LDEO Research Blogs

  • Off the U.S. Pacific Northwest coast, the 680-mile-long Cascadia subduction zone has produced giant earthquakes and tsunamis like the one that ravaged Japan last year--the most recent, in 1700. These quakes are thought to come every several hundred years; to help understand subduction processes along this zone, scientists at sea and on land are conducting the first-ever imaging of an entire plate-the Juan de Fuca-from the ridge where it is growing, to the trench where is diving under North America.

  • Tiny plants beneath northern sea ice feed all marine life. But warming temperatures and shrinking ice cover are changing the timing of spring phytoplankton blooms and causing some species to thrive while others decline. Aboard the R/V Oscar Dyson, scientists will study this spring’s sea-ice retreat and phytoplankton bloom in the Bering Sea off Alaska. Follow Lamont plankton ecologist Beth Stauffer as she blogs from the field.

  • The El Niño weather pattern in the tropical Pacific influences weather across the planet. As the planet warms, it is unclear if El Niño will grow stronger, bringing more extreme floods and droughts to some regions, or if El Niño will slacken, creating more uniform weather. Scientists aboard the Lamont-Doherty ship, R/V Langseth, will sample ancient sediments from the central Pacific Ocean to see how El Niño and climate varied in the past, and how they may change again in the future.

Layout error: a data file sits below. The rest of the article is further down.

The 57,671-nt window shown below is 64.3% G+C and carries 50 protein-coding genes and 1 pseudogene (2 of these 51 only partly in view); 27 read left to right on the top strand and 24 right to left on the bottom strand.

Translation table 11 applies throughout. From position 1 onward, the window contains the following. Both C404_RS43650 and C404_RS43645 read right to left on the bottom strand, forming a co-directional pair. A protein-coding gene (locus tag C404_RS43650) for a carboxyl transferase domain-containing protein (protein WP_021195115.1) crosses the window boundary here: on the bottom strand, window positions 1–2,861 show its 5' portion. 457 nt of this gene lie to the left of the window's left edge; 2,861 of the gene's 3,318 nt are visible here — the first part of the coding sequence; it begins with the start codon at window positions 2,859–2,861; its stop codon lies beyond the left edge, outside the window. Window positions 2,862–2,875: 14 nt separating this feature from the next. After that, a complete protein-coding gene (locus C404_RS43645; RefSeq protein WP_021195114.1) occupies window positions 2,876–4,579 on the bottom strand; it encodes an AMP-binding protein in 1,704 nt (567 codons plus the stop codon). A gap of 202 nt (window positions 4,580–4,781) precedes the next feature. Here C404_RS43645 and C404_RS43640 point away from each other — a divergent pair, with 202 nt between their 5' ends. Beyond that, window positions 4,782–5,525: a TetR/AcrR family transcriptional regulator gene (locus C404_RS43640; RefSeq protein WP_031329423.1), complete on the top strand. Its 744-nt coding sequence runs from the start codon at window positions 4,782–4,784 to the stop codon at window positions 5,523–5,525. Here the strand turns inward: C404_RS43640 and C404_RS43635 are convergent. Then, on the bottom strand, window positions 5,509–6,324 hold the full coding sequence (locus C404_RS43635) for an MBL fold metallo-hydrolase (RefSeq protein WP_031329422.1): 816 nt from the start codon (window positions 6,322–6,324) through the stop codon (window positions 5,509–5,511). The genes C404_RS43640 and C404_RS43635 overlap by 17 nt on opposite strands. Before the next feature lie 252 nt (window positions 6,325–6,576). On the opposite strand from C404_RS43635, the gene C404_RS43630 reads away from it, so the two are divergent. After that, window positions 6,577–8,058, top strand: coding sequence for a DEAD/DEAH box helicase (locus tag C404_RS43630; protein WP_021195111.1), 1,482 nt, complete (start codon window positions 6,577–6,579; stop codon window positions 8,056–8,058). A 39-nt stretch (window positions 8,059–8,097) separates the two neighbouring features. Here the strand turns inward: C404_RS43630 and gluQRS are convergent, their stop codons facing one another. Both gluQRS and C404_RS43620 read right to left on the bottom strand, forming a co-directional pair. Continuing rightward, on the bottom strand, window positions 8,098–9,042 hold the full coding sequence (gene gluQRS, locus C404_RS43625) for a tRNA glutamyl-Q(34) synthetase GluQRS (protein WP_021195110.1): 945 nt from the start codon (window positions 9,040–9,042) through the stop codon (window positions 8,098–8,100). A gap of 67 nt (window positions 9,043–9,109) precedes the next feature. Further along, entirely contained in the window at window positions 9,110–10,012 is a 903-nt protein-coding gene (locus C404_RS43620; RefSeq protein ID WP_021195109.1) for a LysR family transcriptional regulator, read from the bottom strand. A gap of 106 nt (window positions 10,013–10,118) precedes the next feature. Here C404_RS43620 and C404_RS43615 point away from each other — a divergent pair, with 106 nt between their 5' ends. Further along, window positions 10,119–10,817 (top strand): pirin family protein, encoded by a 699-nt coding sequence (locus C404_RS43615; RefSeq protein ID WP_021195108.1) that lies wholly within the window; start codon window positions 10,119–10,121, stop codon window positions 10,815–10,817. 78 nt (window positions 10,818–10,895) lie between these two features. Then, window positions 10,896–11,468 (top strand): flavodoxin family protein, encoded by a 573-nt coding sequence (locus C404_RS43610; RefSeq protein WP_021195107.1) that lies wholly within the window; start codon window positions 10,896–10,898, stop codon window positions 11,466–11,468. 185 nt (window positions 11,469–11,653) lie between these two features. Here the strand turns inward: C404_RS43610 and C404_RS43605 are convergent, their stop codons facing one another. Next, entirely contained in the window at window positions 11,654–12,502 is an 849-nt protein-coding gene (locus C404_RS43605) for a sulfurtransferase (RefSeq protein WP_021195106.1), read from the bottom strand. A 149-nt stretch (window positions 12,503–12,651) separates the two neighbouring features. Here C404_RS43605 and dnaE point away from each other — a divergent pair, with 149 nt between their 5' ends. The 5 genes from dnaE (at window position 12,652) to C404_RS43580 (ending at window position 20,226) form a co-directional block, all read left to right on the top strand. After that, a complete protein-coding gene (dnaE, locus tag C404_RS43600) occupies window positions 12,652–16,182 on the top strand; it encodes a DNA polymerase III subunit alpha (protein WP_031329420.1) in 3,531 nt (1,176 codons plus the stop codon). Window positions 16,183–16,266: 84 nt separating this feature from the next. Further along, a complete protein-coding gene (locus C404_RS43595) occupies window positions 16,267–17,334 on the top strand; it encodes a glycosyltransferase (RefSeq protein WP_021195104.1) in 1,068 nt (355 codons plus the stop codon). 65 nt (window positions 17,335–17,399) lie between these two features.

• The 2011 Fall Meeting of the American Geophysical Union, from December 5-9 in San Francisco, is the world's largest gathering of earth and space scientists. Scores of researchers from the Earth Institute will give presentations. Read about it here.

  • From a ship in remote Pacific waters, a team of researchers is plumbing the mysteries of what drives and defines the giant tectonic plates that make up the ocean floors and continents. Join Lamont-Doherty Earth Observatory seismologist James Gaherty aboard the R/V Marcus G. Langseth, as he and colleagues peer up to 400 kilometers beneath one of earth’s oldest, deepest sections of seafloor.